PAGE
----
“We were just being who we were,” Linnell says of the band’s approach. “We knew we couldn’t be U2, that was not going to work. Nobody would have been fooled. And also, we wouldn’t have liked ourselves if were trying to be sounding more like stuff that was on the radio. To some extent we were trying to do something commercial. We wanted people to like it. But we were never very gifted at knowing what the contemporary sound was or just fully committing to it in a way that didn’t seem phony.
“We realized that to some extent we had to do our own thing and hope that people like it. We knew that if we were successful at something that wasn’t us, or seemed borrowed, we would have been miserable. And if we failed at doing the exact thing that we liked doing that would be a better outcome. So we opted for the second thing, and then, luckily, we’ve had a lot of longevity. We’ve been able to keep doing this, and part of the reason was that we didn’t sound dated. We didn’t sound like the contemporary thing.”
Oddly enough, one of the songs that did break through to a wider audience was a cover of an obscure 50s novelty called “Istanbul (Not Constantinople),” which, in the hands of TMBG, sounded somewhere between a sea chantey and a polka. “By the time the record is finished, we usually know which one we should push,” Linnell explains. “I think it’s sort of obvious which is the poppy one. But I suppose in a way that ‘Istanbul’ was a surprise in that it probably didn’t seem like an obvious one that people would identify with us years later. It was anti-zeitgeist in a way. It didn’t seem like a contemporary song.”
Listeners also found meaning in songs like “Birdhouse In Your Soul” and “Particle Man,” despite somewhat baffling lyrics. “I think that’s a nice thing to strive for, for people to have their own personal sense of what it is, and not have it be obvious, universal sentiment,” Linnell says of this phenomenon. “Something like you have your own relationship to the song. It’s not something that you can guarantee. I suppose it’s that we have that relationship to the music.”
“There’s a sense of you write some lyric and you don’t quite know why you like it. Maybe the value of it is that it can’t be expressed in some other way. It appears to mean something but you can’t necessarily nail it down. Other people might actually feel the same way about it. They hear it and they say, ‘I don’t know why I like this but it has some sort of personal meaning.’ It’s a weird, hard lightning bug to put in a jar.”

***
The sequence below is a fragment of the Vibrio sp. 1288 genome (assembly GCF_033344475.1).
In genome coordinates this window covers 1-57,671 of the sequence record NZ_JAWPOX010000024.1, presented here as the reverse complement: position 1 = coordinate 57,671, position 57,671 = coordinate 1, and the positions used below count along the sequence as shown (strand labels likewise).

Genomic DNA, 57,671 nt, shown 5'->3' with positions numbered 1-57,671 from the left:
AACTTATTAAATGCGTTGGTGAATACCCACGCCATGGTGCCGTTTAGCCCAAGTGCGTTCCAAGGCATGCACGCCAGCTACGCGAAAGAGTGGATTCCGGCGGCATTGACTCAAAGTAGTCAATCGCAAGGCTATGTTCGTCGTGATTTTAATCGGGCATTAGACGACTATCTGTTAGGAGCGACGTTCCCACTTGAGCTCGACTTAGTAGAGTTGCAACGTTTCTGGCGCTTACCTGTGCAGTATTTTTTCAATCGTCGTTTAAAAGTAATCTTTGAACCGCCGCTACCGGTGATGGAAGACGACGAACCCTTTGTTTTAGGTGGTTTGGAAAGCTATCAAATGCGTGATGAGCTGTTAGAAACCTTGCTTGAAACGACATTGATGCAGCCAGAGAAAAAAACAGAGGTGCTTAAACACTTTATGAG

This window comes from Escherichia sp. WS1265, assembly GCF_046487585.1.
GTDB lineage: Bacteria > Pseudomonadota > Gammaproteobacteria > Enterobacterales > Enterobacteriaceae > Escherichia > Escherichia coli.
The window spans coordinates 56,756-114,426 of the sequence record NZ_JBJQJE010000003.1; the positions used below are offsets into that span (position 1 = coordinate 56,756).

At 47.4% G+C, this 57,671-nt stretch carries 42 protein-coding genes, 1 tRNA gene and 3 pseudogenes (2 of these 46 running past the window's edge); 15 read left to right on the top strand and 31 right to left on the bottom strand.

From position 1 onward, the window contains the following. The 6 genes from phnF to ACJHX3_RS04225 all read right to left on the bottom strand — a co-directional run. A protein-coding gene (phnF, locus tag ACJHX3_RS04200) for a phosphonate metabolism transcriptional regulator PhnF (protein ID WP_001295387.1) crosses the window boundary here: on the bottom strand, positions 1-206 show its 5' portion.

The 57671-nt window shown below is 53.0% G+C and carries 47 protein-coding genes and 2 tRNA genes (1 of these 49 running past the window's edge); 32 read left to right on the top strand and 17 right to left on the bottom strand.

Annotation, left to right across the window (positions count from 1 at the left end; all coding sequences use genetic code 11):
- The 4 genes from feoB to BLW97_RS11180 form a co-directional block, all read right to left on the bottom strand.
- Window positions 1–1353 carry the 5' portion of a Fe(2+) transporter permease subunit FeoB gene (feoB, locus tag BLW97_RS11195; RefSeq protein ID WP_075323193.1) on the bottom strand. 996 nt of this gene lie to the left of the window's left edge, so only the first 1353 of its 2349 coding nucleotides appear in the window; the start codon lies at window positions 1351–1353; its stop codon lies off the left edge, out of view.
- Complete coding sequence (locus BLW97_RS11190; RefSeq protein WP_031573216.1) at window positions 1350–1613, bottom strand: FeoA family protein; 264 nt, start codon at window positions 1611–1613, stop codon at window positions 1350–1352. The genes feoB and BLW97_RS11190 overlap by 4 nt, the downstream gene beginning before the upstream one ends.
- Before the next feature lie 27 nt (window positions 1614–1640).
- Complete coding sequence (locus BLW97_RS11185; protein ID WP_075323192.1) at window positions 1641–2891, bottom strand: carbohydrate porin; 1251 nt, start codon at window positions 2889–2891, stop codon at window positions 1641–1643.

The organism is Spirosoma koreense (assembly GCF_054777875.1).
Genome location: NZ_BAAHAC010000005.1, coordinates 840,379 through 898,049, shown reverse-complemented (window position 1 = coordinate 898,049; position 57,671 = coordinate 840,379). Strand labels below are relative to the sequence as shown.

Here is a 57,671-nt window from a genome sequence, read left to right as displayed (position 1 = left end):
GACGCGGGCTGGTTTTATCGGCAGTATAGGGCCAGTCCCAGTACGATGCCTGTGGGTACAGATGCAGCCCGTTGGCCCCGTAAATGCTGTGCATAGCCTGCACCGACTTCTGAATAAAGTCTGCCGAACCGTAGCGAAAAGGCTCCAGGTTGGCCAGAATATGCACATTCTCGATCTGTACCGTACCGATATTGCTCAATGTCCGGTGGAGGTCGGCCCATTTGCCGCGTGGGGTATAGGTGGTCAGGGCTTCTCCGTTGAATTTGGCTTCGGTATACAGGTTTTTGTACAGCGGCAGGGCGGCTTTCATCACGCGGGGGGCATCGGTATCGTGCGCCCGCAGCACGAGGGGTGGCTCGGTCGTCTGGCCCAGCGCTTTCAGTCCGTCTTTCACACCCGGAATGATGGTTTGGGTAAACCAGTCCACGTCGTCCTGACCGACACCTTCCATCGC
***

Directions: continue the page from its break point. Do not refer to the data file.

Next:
Flood also featured the band’s trademark use of bite-sized song lengths, something Linnell says originated from something he and Flansburgh loved in their youth. “There was a type of TV commercial that was an ad for collections of music that we both were very in thrall to when we were kids, which were those K-Tel records, where all you’d hear was just a little bit of the chorus. And you never hear the rest of the song, because you’d only ever hear the ad for the song. But you started to get the sense that, well, maybe that’s the whole thing. That’s it and that’s all you get. It’s still music.”
Outlier though it may have been, Flood clearly struck a chord with those who were little bored with the musical status quo and appreciated the craft of the album as much as the quirks. Linnell says he and Flansburgh were surprised by the outcome. “We really didn’t know what to expect. I felt like we snuck in the back door. We didn’t know that there was such a thing as college radio. So that was just pure luck that we managed to exploit that avenue.”
“We snuck onto MTV. The other stuff that was getting played was much more corporate and obvious and looked a lot more bulletproof than what we were doing. Which maybe worked to our advantage as well. We were such weirdos that people noticed it when it was being played alongside Whitesnake and everything else.”
And now, 30 years later, They Might Be Giants will be playing Flood start to finish in front of packed houses. Yet Linnell couldn’t resist getting in one more self-deprecating quip when talking about the audience’s enthusiastic reaction on the current tour.
“Part of it is where we’re standing on stage. The first three rows of people are the complete weirdos who are really, really excited to be there. That’s who we get to stare at when we’re performing. And then as you go to the back of the room, there are probably people there who got dragged there by their boyfriend. We’re trying to connect to them as well.”